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Red wines the world over have become fresher and more energetic in the past decade, offering delightful and lively alternatives to the once dominant fruit bombs that could sink a palate in one salvo.

It's all Greek - wines of surprisingly tannic reds, with energy and balance

Aug 30, 2019 5:50 AM

RED WINES the world over have become fresher and more energetic in the past decade, offering delightful and lively alternatives to the once dominant fruit bombs that could sink a palate in one salvo.

This has been very much to the good, though perhaps one unintended consequence of this stylistic shift has been the diminishing presence of tannins in red wines.

Tannins are felt as a drying, slightly astringent quality in wine, just as in tea that has been oversteeped. They come largely from the skins of grapes, but also from seeds, stems and from wood, if a wine has been aged in new barrels.

In more rustic wines, tannins can dominate, and feel as if they are gripping the insides of the cheeks and tongue as you take a sip. In others, they can be barely noticeable, yet providing the wine with a gossamer internal structure.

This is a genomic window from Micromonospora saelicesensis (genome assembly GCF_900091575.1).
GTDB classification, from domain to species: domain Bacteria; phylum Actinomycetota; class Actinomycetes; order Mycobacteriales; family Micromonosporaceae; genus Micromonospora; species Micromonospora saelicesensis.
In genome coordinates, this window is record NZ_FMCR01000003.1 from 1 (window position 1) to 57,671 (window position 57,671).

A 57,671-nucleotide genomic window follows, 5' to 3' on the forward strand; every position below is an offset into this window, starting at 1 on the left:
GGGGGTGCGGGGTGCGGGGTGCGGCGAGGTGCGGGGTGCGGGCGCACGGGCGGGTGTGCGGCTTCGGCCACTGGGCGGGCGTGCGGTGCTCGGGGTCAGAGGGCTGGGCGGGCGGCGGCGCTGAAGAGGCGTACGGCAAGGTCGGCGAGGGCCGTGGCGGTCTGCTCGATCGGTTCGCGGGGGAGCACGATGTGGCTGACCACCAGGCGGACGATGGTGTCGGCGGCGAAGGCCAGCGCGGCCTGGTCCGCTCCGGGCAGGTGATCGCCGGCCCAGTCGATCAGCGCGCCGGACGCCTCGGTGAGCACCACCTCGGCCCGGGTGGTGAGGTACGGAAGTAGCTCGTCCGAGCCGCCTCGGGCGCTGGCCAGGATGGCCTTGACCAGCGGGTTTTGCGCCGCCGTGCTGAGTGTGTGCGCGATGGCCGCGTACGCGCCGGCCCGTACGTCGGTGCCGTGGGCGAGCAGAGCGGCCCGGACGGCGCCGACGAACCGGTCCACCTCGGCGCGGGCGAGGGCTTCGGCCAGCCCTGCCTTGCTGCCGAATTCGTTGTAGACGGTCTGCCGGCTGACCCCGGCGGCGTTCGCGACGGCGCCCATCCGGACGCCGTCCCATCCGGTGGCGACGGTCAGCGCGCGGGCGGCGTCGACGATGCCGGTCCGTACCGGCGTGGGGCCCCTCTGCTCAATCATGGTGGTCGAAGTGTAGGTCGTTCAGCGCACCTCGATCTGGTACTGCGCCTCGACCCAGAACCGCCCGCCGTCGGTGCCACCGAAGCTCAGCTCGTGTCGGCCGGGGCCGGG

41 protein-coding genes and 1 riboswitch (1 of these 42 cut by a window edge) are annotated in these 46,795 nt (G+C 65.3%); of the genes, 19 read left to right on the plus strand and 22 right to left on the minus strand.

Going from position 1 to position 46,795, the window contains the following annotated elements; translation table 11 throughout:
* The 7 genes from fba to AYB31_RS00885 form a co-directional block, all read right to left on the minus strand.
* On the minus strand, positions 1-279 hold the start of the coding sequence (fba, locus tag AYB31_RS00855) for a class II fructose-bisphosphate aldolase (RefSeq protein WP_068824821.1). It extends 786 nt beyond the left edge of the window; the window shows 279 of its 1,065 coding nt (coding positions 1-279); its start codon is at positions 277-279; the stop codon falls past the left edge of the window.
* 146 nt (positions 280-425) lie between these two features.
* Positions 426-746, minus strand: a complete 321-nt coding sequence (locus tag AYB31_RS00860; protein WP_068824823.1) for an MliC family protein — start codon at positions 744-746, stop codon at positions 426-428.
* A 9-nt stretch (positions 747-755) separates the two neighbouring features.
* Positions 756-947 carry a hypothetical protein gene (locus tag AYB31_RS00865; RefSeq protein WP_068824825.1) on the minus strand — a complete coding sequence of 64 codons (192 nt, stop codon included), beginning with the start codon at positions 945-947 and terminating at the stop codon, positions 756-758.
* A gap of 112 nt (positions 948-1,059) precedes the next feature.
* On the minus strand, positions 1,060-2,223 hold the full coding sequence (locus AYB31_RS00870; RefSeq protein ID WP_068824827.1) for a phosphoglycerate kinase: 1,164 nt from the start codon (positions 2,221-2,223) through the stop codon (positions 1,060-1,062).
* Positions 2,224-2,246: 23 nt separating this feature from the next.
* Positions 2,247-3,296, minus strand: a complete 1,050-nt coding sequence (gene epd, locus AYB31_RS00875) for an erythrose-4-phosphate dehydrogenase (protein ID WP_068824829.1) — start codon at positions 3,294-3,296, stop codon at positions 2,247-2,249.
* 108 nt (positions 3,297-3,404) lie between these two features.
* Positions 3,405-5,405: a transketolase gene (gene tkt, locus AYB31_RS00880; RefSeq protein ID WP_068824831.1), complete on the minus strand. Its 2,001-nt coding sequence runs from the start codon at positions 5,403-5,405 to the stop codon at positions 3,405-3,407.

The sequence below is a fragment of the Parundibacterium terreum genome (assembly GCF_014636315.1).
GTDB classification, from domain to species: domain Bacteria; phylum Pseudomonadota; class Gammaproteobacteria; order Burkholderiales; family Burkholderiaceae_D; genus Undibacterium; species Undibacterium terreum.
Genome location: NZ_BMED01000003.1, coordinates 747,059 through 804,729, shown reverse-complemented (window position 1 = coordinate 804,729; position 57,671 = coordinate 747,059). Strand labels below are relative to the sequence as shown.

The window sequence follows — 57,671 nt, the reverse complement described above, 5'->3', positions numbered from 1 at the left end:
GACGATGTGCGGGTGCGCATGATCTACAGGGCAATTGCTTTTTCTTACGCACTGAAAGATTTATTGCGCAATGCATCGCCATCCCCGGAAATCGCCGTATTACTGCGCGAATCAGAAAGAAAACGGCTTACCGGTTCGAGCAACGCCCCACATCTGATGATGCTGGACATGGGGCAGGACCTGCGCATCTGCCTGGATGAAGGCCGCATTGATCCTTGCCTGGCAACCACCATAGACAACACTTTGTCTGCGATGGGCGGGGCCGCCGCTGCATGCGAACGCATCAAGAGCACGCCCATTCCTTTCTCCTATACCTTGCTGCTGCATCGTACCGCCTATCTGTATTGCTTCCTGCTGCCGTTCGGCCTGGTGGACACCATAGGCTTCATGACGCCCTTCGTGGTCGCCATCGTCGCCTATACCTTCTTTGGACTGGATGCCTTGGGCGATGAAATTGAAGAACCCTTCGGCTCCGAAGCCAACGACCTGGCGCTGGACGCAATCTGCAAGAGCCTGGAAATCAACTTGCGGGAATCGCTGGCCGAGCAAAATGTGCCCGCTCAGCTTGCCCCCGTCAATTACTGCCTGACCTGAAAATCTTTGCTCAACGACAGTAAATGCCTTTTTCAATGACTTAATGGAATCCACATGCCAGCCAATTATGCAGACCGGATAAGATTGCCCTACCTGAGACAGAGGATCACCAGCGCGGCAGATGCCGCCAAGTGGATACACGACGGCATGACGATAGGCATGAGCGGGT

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Even before the stylistic shift, many red wines were becoming noticeably less tannic, part of a greater evolution over the past 30 years toward wines that required fewer years of ageing before they were ready to drink.

Historically, the audience for fine, age-worthy reds was small and largely wealthy - people who had the means to buy wine for the long term and possessed suitable cellar space for storage.

But as the demand for these wines grew, the market became more democratic. Consumers no longer had the money, the time or the space to store wines. For this reason, among others, many producers of wines that historically required long ageing began to alter their production methods to make their wines more accessible at an earlier age. Often, this meant that young wines would be less tannic.

This has been for better and for worse. On the plus side, wines that once were tannic enough to turn an oasis into a desert are now made with greater intention to detail. They are more inviting, with more finesse, and can be consumed with great pleasure at an earlier age.

In many reds, the structure now comes from acidity, which refreshes and mostly does not require the same sort of ageing to soften and integrate.

On the minus side, there are more soft, amorphous, low-acid wines, with all the structure of a blob of jelly.

I offer this prelude to emphasise one of the more pleasantly surprising findings in a wine panel tasting of 20 Greek reds from recent vintages, mostly 2015 till 2017, with one 2014 and one 2018. For the tasting, Florence Fabricant and I were joined by two guests, Yumilka Ortiz, a sommelier at Marea on Central Park South, and Phil Johnson, a partner and sommelier at Gloria in Hell's Kitchen.